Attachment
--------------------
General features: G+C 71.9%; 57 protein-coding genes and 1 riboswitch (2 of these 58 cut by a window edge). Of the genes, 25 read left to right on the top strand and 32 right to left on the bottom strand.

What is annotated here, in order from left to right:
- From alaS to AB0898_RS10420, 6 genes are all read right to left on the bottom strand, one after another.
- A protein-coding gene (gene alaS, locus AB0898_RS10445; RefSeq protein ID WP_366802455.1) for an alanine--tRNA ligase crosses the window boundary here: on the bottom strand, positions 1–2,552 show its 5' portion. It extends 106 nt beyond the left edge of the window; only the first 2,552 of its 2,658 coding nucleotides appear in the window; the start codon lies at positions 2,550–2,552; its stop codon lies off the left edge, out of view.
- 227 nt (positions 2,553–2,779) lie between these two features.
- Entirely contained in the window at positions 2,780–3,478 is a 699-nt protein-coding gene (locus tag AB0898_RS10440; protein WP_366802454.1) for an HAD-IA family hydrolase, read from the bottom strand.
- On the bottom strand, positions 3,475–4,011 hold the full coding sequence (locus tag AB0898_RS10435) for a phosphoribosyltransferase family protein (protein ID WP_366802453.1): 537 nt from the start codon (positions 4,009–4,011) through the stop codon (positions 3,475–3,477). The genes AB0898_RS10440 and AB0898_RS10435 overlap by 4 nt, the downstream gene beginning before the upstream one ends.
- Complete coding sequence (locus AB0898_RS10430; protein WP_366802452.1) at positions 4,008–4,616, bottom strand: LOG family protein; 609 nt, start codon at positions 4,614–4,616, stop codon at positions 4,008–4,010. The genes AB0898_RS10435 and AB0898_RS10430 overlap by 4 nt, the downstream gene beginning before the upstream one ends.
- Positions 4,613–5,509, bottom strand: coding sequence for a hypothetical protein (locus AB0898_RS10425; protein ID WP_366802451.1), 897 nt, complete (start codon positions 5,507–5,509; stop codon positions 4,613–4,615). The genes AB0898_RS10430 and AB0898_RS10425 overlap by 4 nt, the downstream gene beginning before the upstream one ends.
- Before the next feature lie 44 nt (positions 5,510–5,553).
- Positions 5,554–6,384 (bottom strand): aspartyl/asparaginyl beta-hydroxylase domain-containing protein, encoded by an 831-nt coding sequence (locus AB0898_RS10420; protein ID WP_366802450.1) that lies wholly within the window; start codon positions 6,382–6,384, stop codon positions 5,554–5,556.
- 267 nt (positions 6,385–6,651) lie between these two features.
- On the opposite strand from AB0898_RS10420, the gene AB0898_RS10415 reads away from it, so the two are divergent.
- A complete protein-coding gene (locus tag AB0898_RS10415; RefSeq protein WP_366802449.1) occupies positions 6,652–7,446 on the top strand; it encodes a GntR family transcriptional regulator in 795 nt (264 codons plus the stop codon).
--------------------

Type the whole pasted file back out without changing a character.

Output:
General features: G+C 71.9%; 57 protein-coding genes and 1 riboswitch (2 of these 58 cut by a window edge). Of the genes, 25 read left to right on the top strand and 32 right to left on the bottom strand.

What is annotated here, in order from left to right:
- From alaS to AB0898_RS10420, 6 genes are all read right to left on the bottom strand, one after another.
- A protein-coding gene (gene alaS, locus AB0898_RS10445; RefSeq protein ID WP_366802455.1) for an alanine--tRNA ligase crosses the window boundary here: on the bottom strand, positions 1–2,552 show its 5' portion. It extends 106 nt beyond the left edge of the window; only the first 2,552 of its 2,658 coding nucleotides appear in the window; the start codon lies at positions 2,550–2,552; its stop codon lies off the left edge, out of view.
- 227 nt (positions 2,553–2,779) lie between these two features.
- Entirely contained in the window at positions 2,780–3,478 is a 699-nt protein-coding gene (locus tag AB0898_RS10440; protein WP_366802454.1) for an HAD-IA family hydrolase, read from the bottom strand.
- On the bottom strand, positions 3,475–4,011 hold the full coding sequence (locus tag AB0898_RS10435) for a phosphoribosyltransferase family protein (protein ID WP_366802453.1): 537 nt from the start codon (positions 4,009–4,011) through the stop codon (positions 3,475–3,477). The genes AB0898_RS10440 and AB0898_RS10435 overlap by 4 nt, the downstream gene beginning before the upstream one ends.
- Complete coding sequence (locus AB0898_RS10430; protein WP_366802452.1) at positions 4,008–4,616, bottom strand: LOG family protein; 609 nt, start codon at positions 4,614–4,616, stop codon at positions 4,008–4,010. The genes AB0898_RS10435 and AB0898_RS10430 overlap by 4 nt, the downstream gene beginning before the upstream one ends.
- Positions 4,613–5,509, bottom strand: coding sequence for a hypothetical protein (locus AB0898_RS10425; protein ID WP_366802451.1), 897 nt, complete (start codon positions 5,507–5,509; stop codon positions 4,613–4,615). The genes AB0898_RS10430 and AB0898_RS10425 overlap by 4 nt, the downstream gene beginning before the upstream one ends.
- Before the next feature lie 44 nt (positions 5,510–5,553).
- Positions 5,554–6,384 (bottom strand): aspartyl/asparaginyl beta-hydroxylase domain-containing protein, encoded by an 831-nt coding sequence (locus AB0898_RS10420; protein ID WP_366802450.1) that lies wholly within the window; start codon positions 6,382–6,384, stop codon positions 5,554–5,556.
- 267 nt (positions 6,385–6,651) lie between these two features.
- On the opposite strand from AB0898_RS10420, the gene AB0898_RS10415 reads away from it, so the two are divergent.
- A complete protein-coding gene (locus tag AB0898_RS10415; RefSeq protein WP_366802449.1) occupies positions 6,652–7,446 on the top strand; it encodes a GntR family transcriptional regulator in 795 nt (264 codons plus the stop codon).